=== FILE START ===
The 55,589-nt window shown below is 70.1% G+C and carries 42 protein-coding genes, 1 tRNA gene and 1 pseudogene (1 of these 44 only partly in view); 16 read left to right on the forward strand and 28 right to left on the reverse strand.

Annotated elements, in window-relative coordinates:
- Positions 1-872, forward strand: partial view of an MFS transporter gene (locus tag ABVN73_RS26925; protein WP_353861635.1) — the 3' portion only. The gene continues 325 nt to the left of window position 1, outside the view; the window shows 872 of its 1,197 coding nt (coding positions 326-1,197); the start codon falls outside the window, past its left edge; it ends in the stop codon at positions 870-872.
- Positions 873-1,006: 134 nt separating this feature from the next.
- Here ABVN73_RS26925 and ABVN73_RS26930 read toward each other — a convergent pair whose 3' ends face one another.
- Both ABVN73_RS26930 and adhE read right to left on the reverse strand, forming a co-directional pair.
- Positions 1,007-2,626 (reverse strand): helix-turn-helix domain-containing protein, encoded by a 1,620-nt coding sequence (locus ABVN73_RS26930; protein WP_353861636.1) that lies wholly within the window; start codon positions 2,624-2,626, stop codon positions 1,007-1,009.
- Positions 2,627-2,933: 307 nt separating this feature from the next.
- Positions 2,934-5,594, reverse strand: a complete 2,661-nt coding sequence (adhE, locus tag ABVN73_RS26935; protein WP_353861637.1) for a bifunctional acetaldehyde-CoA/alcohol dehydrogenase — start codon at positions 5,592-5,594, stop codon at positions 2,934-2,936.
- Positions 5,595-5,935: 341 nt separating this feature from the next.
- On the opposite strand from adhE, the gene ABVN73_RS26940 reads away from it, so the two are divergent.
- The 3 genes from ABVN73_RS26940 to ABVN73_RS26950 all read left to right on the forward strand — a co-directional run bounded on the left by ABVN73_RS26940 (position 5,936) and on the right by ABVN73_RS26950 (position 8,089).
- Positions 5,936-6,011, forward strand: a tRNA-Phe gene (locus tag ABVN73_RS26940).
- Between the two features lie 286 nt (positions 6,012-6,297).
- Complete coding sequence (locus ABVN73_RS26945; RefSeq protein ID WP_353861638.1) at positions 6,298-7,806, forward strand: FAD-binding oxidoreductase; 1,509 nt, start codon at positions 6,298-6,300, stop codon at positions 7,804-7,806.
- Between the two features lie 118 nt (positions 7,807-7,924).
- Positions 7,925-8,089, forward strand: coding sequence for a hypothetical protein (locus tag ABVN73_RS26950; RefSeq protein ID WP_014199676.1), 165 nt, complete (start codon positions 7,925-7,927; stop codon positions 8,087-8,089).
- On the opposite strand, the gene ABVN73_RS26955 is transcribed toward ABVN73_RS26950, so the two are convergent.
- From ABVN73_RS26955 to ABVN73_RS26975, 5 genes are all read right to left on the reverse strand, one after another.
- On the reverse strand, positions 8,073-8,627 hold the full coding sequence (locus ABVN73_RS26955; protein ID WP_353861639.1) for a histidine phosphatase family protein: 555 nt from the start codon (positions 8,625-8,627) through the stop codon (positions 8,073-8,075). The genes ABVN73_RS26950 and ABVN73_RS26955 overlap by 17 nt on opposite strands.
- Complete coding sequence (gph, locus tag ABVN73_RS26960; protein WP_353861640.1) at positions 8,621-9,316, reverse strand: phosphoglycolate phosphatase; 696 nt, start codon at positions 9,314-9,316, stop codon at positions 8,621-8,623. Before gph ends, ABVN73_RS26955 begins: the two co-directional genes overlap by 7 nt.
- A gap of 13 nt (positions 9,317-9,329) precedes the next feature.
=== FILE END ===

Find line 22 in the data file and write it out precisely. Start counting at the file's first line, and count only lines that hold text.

- A gap of 13 nt (positions 9,317-9,329) precedes the next feature.